Another sign of imitation is when your cat tilts their head from side to side as you speak to them. They are trying to follow the patterns of your speech and respond, similar to how humans nod their heads when listening intently. Head-tilting indicates that your cat is bonded enough to mirror your verbal cues and find meaning in your voice, beyond just recognizing words like “treat” or their name.

According to a 2019 study published in the journal Scientific Reports, cats may even mirror the personalities of their owners (source). The research found correlation between owner personality traits and cat behavior. So if you have a outgoing and friendly personality, your imprinted feline companion may become increasingly social, vocal, and affectionate as well.

Your cat overgrooms without you

One of the most common signs of separation anxiety in cats is excessive overgrooming and licking. Cats will obsessively lick themselves when stressed, often to the point of pulling out fur and creating bald patches. This overgrooming tends to happen when you are away from home, as your absence causes anxiety and stress for your cat.

According to Indoor Pet Initiative, excessive licking and overgrooming often occurs when the owner is away and is a telltale symptom of feline separation anxiety. The excessive grooming is a self-soothing behavior for the cat in response to the stress of being left alone

To help curb overgrooming related to separation anxiety, you can try leaving familiar scented items for your cat when you go, like an old t-shirt you’ve worn recently. This can provide comforting smells. You can also make sure your cat has plenty of interactive toys to play with while you’re gone so they don’t resort to obsessive grooming behaviors.

Your cat shows separation anxiety

One of the clearest signs that a cat has imprinted on you is if they exhibit separation anxiety when you are away. Separation anxiety refers to a set of behaviors that arise from the stress caused by isolation from an attachment figure, in this case you. Cats with separation anxiety may engage in destructive behaviors like scratching furniture or urinating outside the litter box. They may also vocalize excessively, with distressed meowing or yowling, even when their needs like food and litter box are met. These behaviors stem from fear and anxiety triggered by your absence. Cats that have imprinted heavily on their human caregiver can become extremely distressed when left alone, even for short periods. Their anxious attachment causes them to panic when you are gone. Excessive vocalizations are a cry for your return. Destructive behaviors may be an attempt to self-soothe or a sign of frustration. According to PetMD, separation anxiety affects around 20% of the general cat population. If your cat exhibits distressed behaviors only when you leave them alone, it is likely they have imprinted on you and suffer from separation anxiety as a result.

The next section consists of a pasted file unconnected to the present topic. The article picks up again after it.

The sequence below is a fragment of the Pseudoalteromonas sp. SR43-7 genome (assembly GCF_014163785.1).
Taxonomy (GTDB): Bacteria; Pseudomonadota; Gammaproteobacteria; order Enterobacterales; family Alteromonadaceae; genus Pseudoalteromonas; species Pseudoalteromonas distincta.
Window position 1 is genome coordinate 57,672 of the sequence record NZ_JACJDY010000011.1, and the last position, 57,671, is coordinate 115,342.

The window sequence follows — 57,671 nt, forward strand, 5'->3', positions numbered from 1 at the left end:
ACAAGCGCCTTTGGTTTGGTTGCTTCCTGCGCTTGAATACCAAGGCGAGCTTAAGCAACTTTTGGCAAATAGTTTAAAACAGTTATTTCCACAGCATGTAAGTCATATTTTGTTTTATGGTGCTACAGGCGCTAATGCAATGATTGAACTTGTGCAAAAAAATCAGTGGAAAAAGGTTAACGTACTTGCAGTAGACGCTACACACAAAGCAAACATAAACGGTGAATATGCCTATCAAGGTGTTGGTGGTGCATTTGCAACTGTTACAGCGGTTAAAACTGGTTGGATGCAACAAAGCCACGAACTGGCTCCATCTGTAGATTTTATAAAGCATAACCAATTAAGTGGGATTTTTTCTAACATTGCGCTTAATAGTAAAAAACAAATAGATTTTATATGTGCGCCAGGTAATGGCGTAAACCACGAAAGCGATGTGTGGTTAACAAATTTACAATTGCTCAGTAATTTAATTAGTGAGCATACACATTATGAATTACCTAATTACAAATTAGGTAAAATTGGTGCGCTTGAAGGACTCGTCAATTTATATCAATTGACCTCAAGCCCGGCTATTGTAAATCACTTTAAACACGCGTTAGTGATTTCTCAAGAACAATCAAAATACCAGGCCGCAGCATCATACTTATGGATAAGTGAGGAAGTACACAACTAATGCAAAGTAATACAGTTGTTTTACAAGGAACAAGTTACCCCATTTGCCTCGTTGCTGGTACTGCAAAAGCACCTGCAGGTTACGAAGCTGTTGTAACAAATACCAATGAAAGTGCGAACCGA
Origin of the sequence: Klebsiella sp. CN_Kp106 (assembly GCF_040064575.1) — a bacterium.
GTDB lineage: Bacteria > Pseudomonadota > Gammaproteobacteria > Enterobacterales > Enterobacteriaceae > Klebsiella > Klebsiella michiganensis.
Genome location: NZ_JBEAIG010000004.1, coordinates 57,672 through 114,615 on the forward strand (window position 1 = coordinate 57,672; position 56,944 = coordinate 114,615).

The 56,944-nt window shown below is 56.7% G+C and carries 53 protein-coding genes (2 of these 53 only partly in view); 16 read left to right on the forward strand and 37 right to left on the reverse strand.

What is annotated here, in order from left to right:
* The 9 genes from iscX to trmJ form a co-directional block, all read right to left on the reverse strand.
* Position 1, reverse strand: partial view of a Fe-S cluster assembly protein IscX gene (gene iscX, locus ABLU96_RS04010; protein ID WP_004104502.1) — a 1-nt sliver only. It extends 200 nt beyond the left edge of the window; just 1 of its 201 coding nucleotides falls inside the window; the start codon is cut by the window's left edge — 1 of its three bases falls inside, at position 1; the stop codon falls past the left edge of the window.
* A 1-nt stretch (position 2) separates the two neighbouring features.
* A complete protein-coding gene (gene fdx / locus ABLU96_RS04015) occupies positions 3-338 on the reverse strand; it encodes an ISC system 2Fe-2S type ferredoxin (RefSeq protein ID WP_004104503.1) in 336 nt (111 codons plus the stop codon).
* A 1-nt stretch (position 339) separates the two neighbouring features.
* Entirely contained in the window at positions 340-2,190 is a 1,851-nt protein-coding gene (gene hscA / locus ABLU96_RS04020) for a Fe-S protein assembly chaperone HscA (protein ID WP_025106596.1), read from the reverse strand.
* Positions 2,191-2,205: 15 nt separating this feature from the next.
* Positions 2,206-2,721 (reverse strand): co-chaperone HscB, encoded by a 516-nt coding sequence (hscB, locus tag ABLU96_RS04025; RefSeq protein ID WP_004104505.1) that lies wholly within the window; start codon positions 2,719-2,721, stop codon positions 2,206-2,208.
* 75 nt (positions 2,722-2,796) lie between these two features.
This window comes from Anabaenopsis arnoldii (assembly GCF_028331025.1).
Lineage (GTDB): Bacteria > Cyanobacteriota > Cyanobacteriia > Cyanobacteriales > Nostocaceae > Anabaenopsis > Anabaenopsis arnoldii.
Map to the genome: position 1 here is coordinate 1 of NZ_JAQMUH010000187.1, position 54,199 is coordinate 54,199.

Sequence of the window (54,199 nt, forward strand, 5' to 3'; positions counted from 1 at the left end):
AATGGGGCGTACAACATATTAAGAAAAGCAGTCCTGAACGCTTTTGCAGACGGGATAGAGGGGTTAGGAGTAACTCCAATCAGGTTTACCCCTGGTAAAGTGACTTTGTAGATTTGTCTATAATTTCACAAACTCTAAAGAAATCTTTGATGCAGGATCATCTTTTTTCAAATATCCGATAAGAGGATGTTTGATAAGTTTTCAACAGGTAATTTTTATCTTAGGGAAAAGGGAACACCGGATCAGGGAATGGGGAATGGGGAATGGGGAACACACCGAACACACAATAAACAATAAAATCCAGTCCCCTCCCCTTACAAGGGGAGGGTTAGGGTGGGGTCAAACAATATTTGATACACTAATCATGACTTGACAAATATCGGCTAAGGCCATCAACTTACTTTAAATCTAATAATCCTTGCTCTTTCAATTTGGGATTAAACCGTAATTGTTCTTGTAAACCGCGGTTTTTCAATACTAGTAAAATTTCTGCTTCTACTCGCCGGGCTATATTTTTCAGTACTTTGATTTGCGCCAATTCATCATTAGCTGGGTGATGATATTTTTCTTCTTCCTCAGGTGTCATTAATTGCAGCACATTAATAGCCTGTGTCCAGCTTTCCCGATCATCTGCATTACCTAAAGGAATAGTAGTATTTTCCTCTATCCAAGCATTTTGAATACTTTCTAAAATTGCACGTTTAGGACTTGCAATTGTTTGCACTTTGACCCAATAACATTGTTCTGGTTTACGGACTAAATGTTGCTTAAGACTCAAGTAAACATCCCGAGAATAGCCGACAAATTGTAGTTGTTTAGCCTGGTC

You provide primary care

One key sign your cat has imprinted on you is if you are the primary provider of care for your cat. This means you are the one who feeds, grooms, plays with, and cares for your cat on a regular basis. Cats that have imprinted tend to be distrustful or even aggressive towards others who try to provide care, even family members, because of the strong bond with you.

If your cat runs to you for food when hungry rather than crying out generally, follows you room to room, and wants your attention for playtime, these are signs your cat sees you as the primary caregiver. Your cat may react negatively, such as with hissing or swatting, when someone else tries to pet, pick up, or feed them. Some cats imprinted on one person will refuse to eat or eliminate at all if that person is away.

According to a study by the Journal of Veterinary Behavior (, cats form attachments to their human caregivers in a similar way to bonds between human infants and parents. If you provide affectionate care from kittenhood, your cat is more likely to imprint on you.

When to be concerned

While it’s normal for cats to form strong bonds with their owners, excessive attachment can become problematic. Here are some signs that your cat’s imprinting has become unhealthy:

Aggression toward others – A cat that imprints too intensely may act territorial and lash out at other people or animals who approach their preferred person. This includes hissing, swatting, biting, etc. If your cat is unable to tolerate others, it’s a red flag.

Elimination issues – An overly attached cat that feels anxious when separated from their person may start urinating or defecating outside the litter box. This inappropriate elimination is a sign of distress.

Destructiveness – Some imprinted cats engage in destructive behavior like scratching furniture or knocking things over when left alone as a way to take out their separation anxiety.

Excessive clinginess – While it’s sweet when a cat follows you around, nonstop neediness and demands for attention could mean the imprinting bond has gone too far. Cats should be able to self-entertain.

If your cat is displaying any of these excessive attachment behaviors, it’s important to create more independence. Consult your veterinarian and a professional animal behaviorist for help. The earlier you intervene, the easier it will be to modify your cat’s obsessive imprinting.